Wednesday, 17 August 2016

American Splendor: Another Day

Harvey Pekar, Dean Haspiel & others
American Splendor: Another Day (2006)
Ten years later and I only just discover that Vertigo published Harvey Pekar, which is about the one thing to inspire regret at my having lost touch with what was going on in the comics biz back then, and additionally means I can forgive Vertigo for driving me away with Grant Morrison's Unreadables and Garth Ennis' award-winningly awful Preacher, a comic predicated on the daringly innovative high concept of rural working-class Texans being uneducated with a tendency to marry their own sisters. Nice work, Garth - very brave.

Backtracking further, by 1989 I had finished a three-year fine art degree course and was living alone and on the dole in a damp single room bedsit in Chatham, Kent, sharing a house with ageing alcoholics and persons who were more or less just living there whilst waiting to die. The degree course had left me no more employable than I'd been when I started it, and had taught me only that I had nothing in common with anyone describing themselves as an artist. In June I went for an interview with Royal Mail, and was taken on as a postman, a job in which I remained for the next two decades; but meanwhile back in 1989, Bill Lewis - who lived in the same road - sold me a stack of American underground comics, including a couple of issues of Harvey Pekar's self-published American Splendor, notably issue three which included a story called Awaking to the Terror of a New Day wherein our man forces himself to keep on moving forward through a seemingly futile existence more or less identical to my own without slashing his wrists. That was when I realised that Harvey had something unique, or at least something which is generally in short supply. Harvey understood.

Autobiographical comics briefly became a big thing around the early nineties, although not many of those I saw were that good - the worst possibly being Joe Matt describing his heavy pornography habit in one comic in wilfully lurid detail, then spending the next issue describing his girlfriend's reaction to reading the comic describing his heavy pornography habit with masochistic relish. On the other hand, American Splendor coming from a sixties blue collar sensibility was always heads above other representatives of the genre - a unique hybrid which somehow really needed to be a comic rather than just prose, and yet which never bothered with any of the comic as arts cinema pretensions associated with the comic book's supposedly having grown up - even though that's exactly what this is, and far more so than whatever the latest reinvention of fucking Batman may be. Harvey told it like it was, making wonderful use of the timing and emphasis afforded by sequential panels, then stopping when he'd said what he wanted to say - no real punchline, often not even a moral, sometimes leaving us wondering what had happened to the rest of the story and all because that's how life works, I suppose. It may seem mundane, and it may fixate on details like what thoughts run through your head when asking a neighbour to come and fix your toilet because your eyes don't work so good and you've lost your glasses and all he needs to do is fix the chain back onto the stopper, but never mind comics, this stuff is poetry.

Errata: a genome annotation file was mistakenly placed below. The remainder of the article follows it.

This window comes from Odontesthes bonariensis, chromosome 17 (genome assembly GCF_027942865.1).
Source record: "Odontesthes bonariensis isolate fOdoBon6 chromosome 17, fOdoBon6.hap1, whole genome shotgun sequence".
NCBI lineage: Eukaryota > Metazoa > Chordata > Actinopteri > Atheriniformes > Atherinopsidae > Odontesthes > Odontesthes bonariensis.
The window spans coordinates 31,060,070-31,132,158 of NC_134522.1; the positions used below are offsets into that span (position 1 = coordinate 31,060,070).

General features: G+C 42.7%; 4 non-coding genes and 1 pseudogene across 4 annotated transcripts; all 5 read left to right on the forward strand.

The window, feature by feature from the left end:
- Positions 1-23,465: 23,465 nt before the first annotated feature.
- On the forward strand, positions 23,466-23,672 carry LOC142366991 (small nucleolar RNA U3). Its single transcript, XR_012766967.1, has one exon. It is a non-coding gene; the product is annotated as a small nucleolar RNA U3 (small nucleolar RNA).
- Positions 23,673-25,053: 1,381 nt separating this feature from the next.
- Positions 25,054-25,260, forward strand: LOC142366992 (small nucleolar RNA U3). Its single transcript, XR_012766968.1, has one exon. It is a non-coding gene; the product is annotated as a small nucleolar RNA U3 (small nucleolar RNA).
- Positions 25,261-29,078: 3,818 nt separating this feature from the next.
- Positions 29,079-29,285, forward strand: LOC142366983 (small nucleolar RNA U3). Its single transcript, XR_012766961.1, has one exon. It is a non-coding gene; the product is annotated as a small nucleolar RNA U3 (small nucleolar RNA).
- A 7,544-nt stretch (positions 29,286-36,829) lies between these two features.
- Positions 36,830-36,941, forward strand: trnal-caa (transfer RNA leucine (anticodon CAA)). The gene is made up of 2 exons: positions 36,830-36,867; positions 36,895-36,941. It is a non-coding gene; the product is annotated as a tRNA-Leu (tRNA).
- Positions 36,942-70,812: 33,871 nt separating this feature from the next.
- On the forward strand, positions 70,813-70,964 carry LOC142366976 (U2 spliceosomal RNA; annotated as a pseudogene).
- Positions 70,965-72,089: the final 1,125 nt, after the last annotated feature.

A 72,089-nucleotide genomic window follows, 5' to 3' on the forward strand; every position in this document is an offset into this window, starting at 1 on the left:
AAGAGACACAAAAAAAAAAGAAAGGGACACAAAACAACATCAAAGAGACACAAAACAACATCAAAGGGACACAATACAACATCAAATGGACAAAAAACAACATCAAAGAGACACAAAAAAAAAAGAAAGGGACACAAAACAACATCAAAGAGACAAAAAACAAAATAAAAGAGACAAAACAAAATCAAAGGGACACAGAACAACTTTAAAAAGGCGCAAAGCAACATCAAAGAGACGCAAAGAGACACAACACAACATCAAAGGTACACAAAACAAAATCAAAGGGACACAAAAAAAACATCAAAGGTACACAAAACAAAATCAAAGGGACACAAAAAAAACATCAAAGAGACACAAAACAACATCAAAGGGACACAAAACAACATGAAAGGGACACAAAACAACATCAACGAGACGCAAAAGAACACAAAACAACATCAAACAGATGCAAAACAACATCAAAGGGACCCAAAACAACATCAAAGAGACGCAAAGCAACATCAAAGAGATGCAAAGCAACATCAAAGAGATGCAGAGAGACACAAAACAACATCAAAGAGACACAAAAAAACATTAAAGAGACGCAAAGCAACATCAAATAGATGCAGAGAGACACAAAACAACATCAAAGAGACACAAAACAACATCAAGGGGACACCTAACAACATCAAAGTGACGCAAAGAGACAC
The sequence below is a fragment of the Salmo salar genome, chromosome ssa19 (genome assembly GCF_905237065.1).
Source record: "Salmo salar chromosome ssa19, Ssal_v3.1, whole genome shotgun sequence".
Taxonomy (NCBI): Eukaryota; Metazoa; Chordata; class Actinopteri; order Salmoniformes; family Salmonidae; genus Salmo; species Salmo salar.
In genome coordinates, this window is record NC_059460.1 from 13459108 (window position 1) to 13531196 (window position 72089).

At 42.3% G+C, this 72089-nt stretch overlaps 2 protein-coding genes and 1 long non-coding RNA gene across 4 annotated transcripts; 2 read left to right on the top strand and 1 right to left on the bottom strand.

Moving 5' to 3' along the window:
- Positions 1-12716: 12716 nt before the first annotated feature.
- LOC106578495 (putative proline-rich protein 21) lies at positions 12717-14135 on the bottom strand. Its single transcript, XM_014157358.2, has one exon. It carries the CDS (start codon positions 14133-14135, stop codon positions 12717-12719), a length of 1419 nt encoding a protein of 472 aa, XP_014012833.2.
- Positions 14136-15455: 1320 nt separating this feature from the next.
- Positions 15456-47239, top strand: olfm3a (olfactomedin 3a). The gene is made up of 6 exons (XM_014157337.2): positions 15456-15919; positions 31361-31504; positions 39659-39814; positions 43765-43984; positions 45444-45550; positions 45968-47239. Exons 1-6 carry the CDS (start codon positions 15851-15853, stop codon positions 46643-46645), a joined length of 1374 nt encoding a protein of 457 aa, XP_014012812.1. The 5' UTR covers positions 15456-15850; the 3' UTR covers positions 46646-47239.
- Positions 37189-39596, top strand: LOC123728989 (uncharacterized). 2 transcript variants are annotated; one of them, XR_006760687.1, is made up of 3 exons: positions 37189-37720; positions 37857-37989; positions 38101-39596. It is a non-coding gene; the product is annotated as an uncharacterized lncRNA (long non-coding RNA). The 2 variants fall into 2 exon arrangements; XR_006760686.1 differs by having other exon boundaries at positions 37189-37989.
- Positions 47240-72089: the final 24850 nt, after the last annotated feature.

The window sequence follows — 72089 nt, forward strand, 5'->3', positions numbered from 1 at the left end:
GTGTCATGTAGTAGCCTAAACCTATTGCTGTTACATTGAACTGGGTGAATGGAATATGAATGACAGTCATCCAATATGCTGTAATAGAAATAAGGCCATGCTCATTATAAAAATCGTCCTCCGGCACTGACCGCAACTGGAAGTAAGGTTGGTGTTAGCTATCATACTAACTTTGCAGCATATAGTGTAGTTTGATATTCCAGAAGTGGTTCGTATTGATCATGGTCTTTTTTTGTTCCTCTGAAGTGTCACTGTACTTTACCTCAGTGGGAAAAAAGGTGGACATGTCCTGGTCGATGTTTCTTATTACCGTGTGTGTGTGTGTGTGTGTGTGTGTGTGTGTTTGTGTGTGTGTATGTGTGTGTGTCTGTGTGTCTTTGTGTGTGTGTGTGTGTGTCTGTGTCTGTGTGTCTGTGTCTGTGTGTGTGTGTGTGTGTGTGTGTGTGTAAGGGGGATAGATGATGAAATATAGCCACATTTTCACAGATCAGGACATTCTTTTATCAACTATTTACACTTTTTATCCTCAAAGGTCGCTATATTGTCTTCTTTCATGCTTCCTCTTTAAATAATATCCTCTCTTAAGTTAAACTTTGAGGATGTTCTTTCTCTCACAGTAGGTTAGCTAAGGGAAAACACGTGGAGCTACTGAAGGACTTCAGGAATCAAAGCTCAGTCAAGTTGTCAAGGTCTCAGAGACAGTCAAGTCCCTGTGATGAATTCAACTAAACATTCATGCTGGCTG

To further infect the review with autobiographical detail, I'd had a shitty day, suffering in the heat of Texas in August, worried about a stray cat which has stopped eating and generally succumbing to good old existential nausea. I'd been reading one of the worst things I'd read in a long time - and the quality of my reading always affects my general mood - and had become fixated on all those people who just can't find it within themselves to add anything good to the world, instead just leaving a path strewn with worm-casts of recycled culture. Who are these people, these product-sponge cunts - as Louis CK calls them? Why are they alive? Why must I be aware of [name of person who doesn't matter excised for the sake of diplomacy]'s existence, and of the blog he has written explaining what he was trying to say in his five-thousand words of generic fanfic delineating a further adventure of [description excised because I'm not having that fucking argument again].

So I picked this and sure enough I feel restored, because Harvey always seemed to understand. There's something profound in his comics, and I've now been reading them for nearly three decades, but I still find it hard to pinpoint what it is, except that I know it's something between the lines, or the panels, I suppose. It may even be as much what it isn't as what it is, if that doesn't sound too preposterous a proposition. There's something calming about Harvey's voice, it being something far removed from all the bullshit and the shouting, or which is at least able to understand and make sense of the bullshit and the shouting - just read Delicacy in this collection, two wordless pages illustrated by Hilary Barta, the comic equivalent of a silent film, I suppose, and packing such a punch that I laughed out loud. That's real art, and if you don't see that, then I feel sorry for you and for the fact that we have nothing to say to each other.

As with David Bowie - of all people - I somehow still can't quite believe that Harvey is gone, because a world which doesn't have Harvey Pekar in it seems weird and unfamiliar, but thankfully we still have his voice.

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